Phlebotomy Online Schools
To begin with, let’s resolve one likely mistaken belief. You can’t receive all of your phlebotomist training online. A substantial component of the curriculum will be practical training and it will be conducted either in an approved healthcare facility or an on-campus lab. Many courses also require completion of an internship prior to graduation. But since the non-clinical portion of the training may be accessed online, it could be a more practical option for many Wheaton MO students. As an additional benefit, a number of online classes are less expensive than their on-campus competitors. And some costs, such as those for commuting or textbooks, may be reduced as well. Just make certain that the online phlebotomist college you select is accredited by a national or regional accrediting agency (more on accreditation later). With both the extensive online and clinical training, you can receive a premium education with this approach to learning. If you are dedicated enough to learn at home, then obtaining your certificate or degree online may be the right choice for you.
Questions to Ask Phlebotomist Colleges
Now that you have a general understanding about what it takes to become a phlebotomy tech, it’s time to initiate your due diligence process. You may have already decided on the type of program you want to enroll in, whether it be for a certificate or a degree. As we mentioned earlier, the location of the campus is important as well as the cost of tuition. Perhaps you have decided to enroll in an phlebotomy online program. All of these decisions are a critical part of the process for selecting a program or school. But they are not the only considerations when making your decision. Following are several questions that you need to ask about each of the Wheaton MO schools you are reviewing before making your ultimate decision.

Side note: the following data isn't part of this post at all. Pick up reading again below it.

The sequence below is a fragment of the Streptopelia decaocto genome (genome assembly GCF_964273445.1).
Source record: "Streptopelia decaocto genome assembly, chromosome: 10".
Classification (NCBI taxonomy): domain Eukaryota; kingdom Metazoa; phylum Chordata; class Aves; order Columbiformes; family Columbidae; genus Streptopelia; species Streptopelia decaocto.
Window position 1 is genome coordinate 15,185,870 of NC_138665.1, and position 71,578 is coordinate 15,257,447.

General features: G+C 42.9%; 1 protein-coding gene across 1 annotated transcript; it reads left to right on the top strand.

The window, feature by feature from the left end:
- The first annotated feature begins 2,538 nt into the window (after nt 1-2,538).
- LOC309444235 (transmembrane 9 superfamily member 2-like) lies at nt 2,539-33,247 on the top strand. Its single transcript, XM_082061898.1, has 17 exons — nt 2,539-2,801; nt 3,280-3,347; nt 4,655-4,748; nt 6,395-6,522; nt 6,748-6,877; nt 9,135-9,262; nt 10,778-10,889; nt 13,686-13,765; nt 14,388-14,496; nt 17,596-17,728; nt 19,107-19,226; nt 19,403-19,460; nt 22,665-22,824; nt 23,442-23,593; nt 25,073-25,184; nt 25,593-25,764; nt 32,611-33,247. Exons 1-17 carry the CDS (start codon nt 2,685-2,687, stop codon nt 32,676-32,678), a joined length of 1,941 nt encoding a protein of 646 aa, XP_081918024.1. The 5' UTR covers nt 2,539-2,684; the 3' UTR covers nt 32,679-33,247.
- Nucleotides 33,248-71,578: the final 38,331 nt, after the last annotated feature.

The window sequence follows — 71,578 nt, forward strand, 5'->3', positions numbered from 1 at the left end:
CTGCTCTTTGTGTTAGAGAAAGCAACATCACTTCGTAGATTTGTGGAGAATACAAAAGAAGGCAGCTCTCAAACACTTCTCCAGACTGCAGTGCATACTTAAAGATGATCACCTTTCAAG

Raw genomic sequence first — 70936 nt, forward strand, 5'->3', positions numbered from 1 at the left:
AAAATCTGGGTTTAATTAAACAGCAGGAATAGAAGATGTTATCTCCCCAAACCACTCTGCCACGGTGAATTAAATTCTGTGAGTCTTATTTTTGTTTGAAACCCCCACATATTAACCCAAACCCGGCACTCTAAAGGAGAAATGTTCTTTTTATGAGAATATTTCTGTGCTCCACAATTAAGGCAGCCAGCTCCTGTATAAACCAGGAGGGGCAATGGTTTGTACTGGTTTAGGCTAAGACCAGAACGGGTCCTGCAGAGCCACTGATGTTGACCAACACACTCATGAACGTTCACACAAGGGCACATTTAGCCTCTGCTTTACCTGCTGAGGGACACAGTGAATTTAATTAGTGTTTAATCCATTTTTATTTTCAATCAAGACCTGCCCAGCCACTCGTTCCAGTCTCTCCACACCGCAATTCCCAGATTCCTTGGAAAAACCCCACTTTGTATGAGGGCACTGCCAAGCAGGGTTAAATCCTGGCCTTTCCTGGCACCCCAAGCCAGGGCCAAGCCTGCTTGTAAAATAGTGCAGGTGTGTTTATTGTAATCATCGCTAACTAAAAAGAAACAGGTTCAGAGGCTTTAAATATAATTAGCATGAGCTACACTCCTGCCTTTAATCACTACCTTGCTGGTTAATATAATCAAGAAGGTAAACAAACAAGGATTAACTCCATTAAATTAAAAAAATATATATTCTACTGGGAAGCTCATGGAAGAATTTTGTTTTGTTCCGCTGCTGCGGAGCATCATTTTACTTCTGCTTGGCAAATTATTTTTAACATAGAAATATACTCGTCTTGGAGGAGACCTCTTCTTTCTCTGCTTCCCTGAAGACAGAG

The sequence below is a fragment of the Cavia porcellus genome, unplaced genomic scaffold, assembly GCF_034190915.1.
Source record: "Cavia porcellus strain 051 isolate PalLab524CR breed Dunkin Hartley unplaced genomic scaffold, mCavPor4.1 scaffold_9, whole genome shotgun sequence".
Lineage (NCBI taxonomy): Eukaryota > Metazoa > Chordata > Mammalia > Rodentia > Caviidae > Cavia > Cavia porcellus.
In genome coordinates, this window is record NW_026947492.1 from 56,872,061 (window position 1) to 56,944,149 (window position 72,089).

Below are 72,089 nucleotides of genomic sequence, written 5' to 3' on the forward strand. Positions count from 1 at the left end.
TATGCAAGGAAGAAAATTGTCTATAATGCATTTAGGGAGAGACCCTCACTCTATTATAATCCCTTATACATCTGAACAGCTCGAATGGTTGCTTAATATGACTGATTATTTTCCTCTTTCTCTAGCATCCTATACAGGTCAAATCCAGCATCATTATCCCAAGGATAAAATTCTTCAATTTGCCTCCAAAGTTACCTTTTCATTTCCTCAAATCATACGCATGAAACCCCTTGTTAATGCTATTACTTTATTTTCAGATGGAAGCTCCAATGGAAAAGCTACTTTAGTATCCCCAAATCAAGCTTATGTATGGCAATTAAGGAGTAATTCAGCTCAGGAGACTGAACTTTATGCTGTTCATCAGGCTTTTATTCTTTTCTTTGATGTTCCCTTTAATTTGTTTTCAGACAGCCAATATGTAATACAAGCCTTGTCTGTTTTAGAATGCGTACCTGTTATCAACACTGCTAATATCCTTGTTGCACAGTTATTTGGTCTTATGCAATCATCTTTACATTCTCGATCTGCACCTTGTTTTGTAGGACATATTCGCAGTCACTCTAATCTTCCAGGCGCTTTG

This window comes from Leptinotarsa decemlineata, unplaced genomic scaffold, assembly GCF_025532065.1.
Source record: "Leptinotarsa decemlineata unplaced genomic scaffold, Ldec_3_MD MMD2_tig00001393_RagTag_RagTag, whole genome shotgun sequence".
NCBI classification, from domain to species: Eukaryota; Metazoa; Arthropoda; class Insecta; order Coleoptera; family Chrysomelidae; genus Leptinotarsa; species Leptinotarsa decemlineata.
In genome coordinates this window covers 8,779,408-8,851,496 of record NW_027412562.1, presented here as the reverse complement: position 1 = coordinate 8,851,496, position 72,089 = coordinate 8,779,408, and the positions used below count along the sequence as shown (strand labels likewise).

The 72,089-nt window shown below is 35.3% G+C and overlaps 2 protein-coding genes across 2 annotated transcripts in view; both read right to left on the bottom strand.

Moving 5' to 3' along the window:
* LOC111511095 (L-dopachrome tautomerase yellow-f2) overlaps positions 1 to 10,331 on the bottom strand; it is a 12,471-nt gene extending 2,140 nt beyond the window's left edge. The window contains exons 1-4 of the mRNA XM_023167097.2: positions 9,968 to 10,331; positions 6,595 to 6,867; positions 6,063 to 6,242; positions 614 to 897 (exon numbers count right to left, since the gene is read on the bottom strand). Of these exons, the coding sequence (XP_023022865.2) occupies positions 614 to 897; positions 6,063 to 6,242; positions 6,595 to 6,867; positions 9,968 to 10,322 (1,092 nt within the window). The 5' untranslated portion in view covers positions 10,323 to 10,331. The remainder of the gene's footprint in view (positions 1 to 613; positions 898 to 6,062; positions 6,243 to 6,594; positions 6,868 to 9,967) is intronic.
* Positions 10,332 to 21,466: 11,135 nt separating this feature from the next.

Is the Phlebotomist Program State Specific? As mentioned previously, each state has its own requirements for practicing as a phlebotomist. Some states call for certification, while some others require licensing. Every state has its own prerequisite regarding the minimum hours of clinical training completed before working as a phlebotomist. As a result, you might have to pass a State Board, licensing or certification exam. Therefore it’s extremely important to enroll in a phlebotomy program that satisfies the state specific requirements for Missouri or the state where you will be practicing and preps you for all examinations you may have to take.